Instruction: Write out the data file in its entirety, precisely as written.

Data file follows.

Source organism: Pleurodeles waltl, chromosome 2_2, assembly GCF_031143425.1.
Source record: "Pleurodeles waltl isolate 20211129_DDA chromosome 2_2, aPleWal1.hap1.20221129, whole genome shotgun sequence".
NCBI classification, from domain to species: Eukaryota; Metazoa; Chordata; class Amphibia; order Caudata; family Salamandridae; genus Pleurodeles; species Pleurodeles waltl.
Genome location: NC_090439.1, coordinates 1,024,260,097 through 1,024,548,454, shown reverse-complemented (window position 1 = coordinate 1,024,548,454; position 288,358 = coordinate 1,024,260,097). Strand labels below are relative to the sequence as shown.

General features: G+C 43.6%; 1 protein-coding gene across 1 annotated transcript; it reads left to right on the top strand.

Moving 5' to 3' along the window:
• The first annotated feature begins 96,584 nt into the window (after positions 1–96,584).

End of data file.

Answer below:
Source organism: Pleurodeles waltl, chromosome 2_2, assembly GCF_031143425.1.
Source record: "Pleurodeles waltl isolate 20211129_DDA chromosome 2_2, aPleWal1.hap1.20221129, whole genome shotgun sequence".
NCBI classification, from domain to species: Eukaryota; Metazoa; Chordata; class Amphibia; order Caudata; family Salamandridae; genus Pleurodeles; species Pleurodeles waltl.
Genome location: NC_090439.1, coordinates 1,024,260,097 through 1,024,548,454, shown reverse-complemented (window position 1 = coordinate 1,024,548,454; position 288,358 = coordinate 1,024,260,097). Strand labels below are relative to the sequence as shown.

General features: G+C 43.6%; 1 protein-coding gene across 1 annotated transcript; it reads left to right on the top strand.

Moving 5' to 3' along the window:
• The first annotated feature begins 96,584 nt into the window (after positions 1–96,584).